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Youth groups get funded

Support services targeting LGBTI youth will benefit from some $180,000 of state government funding this year. The announcement was made last week by Mental Health Minister Mary Wooldridge (pictured) during the launch of a La Trobe University report — Private Lives 2 — which shows high rates of anxiety and depression in LGBT Australians.

Avatar of Alessia Valenza

13th April 2012 01:23

Alessia Valenza | ILGA Oceania

“The Private Lives 2 research found around half of GLBT young people aged between 16 and 24 reported experiencing high or very high levels of psychological distress and that these levels of distress are around 30 to 40 percent higher than in the general population of young people in Australia,” Wooldridge said.

Wooldridge announced seven Victorian organisations would receive support to develop or maintain LGBTI youth programs, including Brimbank Youth Services ($27,500), St Kilda Youth Service ($30,000), Grampians Community Health ($40,000), YGender at Drummond Street Services ($12,295), Mildura Base Hospital ($29,500), The Centre for Multicultural Youth ($40,000), and Youth Assist Clinic at South Gippsland Hospital ($7000).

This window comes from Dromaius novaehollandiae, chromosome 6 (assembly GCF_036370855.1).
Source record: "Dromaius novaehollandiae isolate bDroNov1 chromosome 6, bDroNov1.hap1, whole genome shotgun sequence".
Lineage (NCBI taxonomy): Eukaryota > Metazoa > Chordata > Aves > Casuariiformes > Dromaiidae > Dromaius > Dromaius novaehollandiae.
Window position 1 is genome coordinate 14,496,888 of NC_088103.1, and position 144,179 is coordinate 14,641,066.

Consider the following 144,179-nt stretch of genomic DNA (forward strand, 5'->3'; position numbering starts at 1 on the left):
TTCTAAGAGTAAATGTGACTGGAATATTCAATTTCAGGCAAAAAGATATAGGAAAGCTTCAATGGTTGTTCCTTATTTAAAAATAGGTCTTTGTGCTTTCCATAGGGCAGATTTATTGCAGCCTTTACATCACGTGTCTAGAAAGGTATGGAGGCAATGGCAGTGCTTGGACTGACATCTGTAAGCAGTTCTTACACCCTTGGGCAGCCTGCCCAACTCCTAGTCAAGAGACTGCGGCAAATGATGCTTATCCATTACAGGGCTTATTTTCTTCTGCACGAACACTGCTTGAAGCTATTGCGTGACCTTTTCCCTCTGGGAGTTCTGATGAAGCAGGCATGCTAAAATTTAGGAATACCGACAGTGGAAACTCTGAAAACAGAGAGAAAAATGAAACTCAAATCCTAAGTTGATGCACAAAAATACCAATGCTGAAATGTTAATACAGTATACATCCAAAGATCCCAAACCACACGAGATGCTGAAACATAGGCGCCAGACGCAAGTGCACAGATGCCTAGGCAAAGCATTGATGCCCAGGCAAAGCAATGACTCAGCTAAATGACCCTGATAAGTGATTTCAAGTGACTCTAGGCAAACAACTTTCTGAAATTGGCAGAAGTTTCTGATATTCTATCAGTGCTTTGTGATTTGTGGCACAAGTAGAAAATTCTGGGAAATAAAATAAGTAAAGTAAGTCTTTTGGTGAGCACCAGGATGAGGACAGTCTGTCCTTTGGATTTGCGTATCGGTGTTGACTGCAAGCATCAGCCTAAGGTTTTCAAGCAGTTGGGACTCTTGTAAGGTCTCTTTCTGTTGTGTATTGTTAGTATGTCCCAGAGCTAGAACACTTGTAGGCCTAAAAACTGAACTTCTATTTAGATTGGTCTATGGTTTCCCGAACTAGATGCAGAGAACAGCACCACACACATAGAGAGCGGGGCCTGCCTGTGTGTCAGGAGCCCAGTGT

“The seven projects address discrimination, challenge homophobia and transphobia and improve the experience for GLBTI young people when accessing health services,” Wooldridge said.

The grants fall under the Baillieu Government’s newly named Healthy Equal Youth grant scheme. The scheme’s fund is made up of $4 million (over four years) promised by the Baillieu Government to boost LGBTI youth suicide prevention and mental health services.

Rainbow Network coordinator Roz Ward welcomed the latest round of funding, but warned many LGBTI youth support groups in Melbourne’s outer suburbs still face risk of closure.

“I think it’s positive, I think all of them sound like great projects,” Ward told the Star Observer.

“But I think one of the key points out of this round of funding is the kind of desperate need for more funding for all the groups that weren’t successful.”

Ward said almost 40 applications had been made in the 2012 round.

She said the inclusion of YGender, a support group for sex and gender questioning young people, was particularly welcome.

“The amount of interest from schools needing support to be able to support transgender students at school has been higher than expected.

“I think YGender have also found the interest they’ve seen in their activities is more than they expected too, so there’s obviously a big need in that area.”